BANGKOK (AFP) - Tiger poaching gets the press but wildlife groups in Asia are increasingly fearful for the future of a smaller, scalier and “less sexy” creature: the pangolin.
So prized are the meat and supposed medicinal properties of this reclusive anteater that it is now thought to be the most heavily trafficked mammal in the region, rapidly being driven towards extinction.
“The volumes we are seeing in seizures are mind-boggling. No species can survive this level of extraction for long,” said Kanitha Krishnasamy from the wildlife trade watchdog Traffic.
“Unfortunately, this scaly animal does not invoke as much attention from the public, and by extension from the authorities, as pangolins are considered to be less sexy than their larger mammalian counterparts,” she added.
Tigers are also killed for their body parts, mostly for use in traditional Asian medicines, and major international campaigns have been launched to save them from extinction.
Trading in pangolins is banned under international law, yet Traffic’s Asian surveys show they are frequently poached from the wild, mainly in Indonesia and Malaysia, exacerbating the threat from rapid deforestation.
They are transported through Southeast Asia, mostly ending up in China and Vietnam, where pangolin flesh is a delicacy and its scales -- it is the only mammal known to have them -- are ground into a powder for medicinal purposes.
Historically, this ingredient was used in Chinese medicine to try to cure a range of ills, from children’s hysterical crying to eyelashes curling inwards, according to researcher and pangolin expert Dan Challender.
Today, reports suggest the scales are used in an attempt to reduce swellings, cure asthma and even in some cases cancer, but a lack of solid analysis means “all uses seem unfounded to date”, he said.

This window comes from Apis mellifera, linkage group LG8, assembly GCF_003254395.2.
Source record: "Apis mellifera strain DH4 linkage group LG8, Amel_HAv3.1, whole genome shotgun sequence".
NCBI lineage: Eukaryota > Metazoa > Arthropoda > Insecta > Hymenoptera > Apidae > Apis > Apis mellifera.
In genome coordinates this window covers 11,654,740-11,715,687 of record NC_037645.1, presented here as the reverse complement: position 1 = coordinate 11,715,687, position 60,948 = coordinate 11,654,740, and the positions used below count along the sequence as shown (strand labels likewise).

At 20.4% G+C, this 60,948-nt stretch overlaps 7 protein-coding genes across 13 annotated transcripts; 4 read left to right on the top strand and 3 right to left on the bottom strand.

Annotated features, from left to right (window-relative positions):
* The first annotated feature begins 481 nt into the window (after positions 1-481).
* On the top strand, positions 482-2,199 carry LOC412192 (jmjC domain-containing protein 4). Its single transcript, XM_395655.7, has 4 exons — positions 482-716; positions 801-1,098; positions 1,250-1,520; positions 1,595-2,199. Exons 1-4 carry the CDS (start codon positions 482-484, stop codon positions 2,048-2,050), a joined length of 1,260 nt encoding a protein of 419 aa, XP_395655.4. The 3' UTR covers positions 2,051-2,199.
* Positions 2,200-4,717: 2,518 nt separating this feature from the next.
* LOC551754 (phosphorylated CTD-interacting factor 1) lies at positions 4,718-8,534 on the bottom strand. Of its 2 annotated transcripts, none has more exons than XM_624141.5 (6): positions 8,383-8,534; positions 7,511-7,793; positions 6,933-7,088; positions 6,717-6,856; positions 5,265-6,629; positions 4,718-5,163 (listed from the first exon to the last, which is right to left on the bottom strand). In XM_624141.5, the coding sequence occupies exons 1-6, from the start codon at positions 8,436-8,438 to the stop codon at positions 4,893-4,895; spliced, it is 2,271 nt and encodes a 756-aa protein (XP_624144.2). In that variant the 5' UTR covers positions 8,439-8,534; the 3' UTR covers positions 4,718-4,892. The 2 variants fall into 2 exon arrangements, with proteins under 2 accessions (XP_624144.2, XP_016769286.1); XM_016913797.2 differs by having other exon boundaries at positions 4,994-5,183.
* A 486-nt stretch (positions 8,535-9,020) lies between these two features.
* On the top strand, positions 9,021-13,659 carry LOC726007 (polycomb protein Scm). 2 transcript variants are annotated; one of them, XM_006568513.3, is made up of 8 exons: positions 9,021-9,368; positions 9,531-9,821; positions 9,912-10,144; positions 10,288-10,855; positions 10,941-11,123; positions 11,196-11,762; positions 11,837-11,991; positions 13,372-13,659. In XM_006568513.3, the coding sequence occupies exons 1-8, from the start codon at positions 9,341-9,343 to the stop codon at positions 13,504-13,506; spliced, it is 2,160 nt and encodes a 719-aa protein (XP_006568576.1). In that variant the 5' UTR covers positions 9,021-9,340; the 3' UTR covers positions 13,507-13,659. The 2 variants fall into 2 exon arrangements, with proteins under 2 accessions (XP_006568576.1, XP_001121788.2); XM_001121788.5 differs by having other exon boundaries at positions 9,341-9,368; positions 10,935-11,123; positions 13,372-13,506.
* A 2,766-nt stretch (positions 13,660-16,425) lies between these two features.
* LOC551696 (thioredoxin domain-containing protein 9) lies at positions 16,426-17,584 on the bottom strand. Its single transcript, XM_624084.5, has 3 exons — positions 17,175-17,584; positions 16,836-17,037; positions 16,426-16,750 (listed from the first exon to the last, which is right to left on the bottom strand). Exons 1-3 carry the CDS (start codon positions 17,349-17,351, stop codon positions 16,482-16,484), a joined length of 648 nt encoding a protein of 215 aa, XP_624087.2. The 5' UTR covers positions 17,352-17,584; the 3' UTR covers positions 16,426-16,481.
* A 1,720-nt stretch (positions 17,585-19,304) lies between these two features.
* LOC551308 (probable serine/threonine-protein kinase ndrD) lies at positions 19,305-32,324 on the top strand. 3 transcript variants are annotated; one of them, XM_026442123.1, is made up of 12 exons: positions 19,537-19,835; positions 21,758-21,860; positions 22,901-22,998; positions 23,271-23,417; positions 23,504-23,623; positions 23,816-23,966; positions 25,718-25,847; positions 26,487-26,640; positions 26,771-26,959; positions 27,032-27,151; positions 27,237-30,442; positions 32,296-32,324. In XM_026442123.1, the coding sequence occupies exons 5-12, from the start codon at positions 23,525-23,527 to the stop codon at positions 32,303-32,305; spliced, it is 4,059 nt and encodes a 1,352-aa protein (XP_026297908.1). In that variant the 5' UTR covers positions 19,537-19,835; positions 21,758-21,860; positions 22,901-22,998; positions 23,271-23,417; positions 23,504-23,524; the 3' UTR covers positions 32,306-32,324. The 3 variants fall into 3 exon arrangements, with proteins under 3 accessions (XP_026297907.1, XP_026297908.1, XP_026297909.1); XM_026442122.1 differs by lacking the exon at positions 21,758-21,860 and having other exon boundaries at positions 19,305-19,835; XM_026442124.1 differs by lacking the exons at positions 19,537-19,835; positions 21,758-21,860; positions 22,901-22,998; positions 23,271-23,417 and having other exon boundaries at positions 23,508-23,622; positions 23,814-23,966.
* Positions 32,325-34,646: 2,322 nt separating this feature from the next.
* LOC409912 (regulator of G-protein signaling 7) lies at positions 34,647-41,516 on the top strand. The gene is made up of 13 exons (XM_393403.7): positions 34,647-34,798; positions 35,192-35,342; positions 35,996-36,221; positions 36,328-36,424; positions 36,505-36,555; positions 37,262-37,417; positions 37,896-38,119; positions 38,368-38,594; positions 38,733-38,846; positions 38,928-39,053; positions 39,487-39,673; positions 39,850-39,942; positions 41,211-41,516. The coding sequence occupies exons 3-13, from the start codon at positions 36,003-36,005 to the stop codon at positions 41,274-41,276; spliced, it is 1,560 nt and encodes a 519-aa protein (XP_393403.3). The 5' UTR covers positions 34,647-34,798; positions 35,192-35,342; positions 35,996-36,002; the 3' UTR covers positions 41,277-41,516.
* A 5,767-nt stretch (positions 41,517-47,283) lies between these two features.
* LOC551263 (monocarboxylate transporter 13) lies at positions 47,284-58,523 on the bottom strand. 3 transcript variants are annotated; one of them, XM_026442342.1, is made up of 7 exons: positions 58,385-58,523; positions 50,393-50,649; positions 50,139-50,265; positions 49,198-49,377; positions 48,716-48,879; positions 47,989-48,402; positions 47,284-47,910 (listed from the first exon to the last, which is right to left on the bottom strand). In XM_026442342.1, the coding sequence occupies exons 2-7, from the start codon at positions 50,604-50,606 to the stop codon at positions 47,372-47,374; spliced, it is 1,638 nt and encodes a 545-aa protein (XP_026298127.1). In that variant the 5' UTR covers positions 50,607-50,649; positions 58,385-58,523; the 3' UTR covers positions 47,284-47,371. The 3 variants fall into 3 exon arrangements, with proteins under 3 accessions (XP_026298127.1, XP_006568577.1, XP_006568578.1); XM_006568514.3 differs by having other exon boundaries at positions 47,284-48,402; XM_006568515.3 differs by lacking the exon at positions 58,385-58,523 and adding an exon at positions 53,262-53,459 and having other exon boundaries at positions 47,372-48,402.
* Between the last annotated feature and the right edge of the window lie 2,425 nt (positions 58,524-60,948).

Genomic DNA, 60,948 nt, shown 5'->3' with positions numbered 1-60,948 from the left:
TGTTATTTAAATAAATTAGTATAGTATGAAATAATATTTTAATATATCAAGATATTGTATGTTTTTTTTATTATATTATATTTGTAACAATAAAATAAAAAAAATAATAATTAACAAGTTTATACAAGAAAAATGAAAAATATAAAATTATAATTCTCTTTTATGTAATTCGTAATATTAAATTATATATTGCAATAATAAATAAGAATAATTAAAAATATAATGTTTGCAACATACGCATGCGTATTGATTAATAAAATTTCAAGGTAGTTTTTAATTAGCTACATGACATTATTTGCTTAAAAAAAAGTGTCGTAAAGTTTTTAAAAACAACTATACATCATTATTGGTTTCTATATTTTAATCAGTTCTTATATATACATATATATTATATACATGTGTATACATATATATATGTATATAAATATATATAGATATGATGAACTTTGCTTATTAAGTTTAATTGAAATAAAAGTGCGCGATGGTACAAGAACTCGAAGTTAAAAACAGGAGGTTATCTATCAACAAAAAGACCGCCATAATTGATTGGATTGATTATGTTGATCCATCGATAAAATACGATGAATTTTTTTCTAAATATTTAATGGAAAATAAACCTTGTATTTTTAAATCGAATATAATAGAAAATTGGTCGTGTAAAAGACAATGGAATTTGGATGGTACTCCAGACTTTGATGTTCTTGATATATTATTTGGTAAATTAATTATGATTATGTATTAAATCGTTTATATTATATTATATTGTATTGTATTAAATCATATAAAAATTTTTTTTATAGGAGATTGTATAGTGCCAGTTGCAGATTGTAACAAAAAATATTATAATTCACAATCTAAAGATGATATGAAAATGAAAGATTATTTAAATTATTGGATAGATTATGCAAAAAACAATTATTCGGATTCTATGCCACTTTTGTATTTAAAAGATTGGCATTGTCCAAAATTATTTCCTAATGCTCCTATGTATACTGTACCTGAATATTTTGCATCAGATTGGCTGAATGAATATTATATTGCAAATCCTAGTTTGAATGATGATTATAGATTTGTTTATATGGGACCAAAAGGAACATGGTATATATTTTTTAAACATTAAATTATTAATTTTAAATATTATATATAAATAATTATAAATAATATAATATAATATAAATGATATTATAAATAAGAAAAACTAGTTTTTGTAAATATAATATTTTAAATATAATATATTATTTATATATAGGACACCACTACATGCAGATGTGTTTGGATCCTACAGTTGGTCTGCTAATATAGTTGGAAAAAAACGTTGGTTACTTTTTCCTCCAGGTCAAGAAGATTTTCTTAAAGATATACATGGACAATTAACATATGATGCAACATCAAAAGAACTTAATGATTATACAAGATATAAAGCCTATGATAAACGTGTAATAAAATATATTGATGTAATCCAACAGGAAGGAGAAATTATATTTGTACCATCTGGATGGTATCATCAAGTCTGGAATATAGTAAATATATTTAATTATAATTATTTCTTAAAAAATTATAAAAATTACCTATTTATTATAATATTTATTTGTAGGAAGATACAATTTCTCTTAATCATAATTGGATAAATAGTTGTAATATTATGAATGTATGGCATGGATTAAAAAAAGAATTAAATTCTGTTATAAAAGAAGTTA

Challender, at Britain’s University of Kent, added that the supposed health benefits of eating the meat include nourishing the kidneys, but these are also probably unfounded.
“Unless efforts are taken to address both the demand for, and supply of pangolins, they will go extinct in Asia in the short term future,” he told AFP.
Of four species found in Asia, two are “endangered” and two “near threatened”, according to the International Union for Conservation of Nature, which says it is unknown how many of the secretive, nocturnal animals are left.
Two of four species found in Africa are also “near threatened”, and all have decreasing populations, while Challender said seizures of scales bound for Asia from Africa suggested a developing trade.
Likened in appearance to a globe artichoke, the pangolin curls up hedgehog-like into a ball when under threat, making them easy for humans to catch.
Steve Galster, director of the anti-trafficking Freeland foundation, said the shy creatures were the “unknown problem” of Asia’s illegal wildlife trade, sometimes fetching more than 1,000 US dollars each on the black market.
“The price of pangolins is just going through the roof,” he told AFP. “We’re surprised there are any left.”
Already this year, seizures have been reported along trading routes in Thailand, Cambodia, India, Malaysia, Nepal, Myanmar, Vietnam and Indonesia -- but these are probably just the tip of the iceberg, according to Traffic.
In one of the biggest hauls, the group said customs officials at a Jakarta port found 7.5 tonnes of pangolin meat in May, stashed in crates and covered up with frozen fish, bound for Vietnam.
“The most outrageous thing here is they even exterminate the young pangolins, the ones that when curled up are about 20 centimetres long,” port customs chief Rahmat Subagio was quoted as saying after the find.
Late last year, seized logbooks showed one trafficking gang alone had killed and traded 22,200 pangolins over 14 months in the eastern Malaysian state of Sabah on Borneo, Traffic said.
Often, however, pangolins are transported alive to maintain freshness and smugglers are known to inject them with water to increase their weight -- although many die along the way without food or drinking water, activists say.
Bundled into tightly-bound sacks, the poor-sighted pangolin finds its long sharp claws, normally used to dig out dinner from anthills, can become a danger: it is common for them to blind each other as they try to escape.
Experts warn their removal from the wild also threatens to destabilise the ecosystem of tropical forests, where the pangolin’s diet of ants and termites is a key form of pest control.
Asian authorities are often unwilling to go after people of influence -- “the big mafias, the big well-connected traffickers”, said Galster.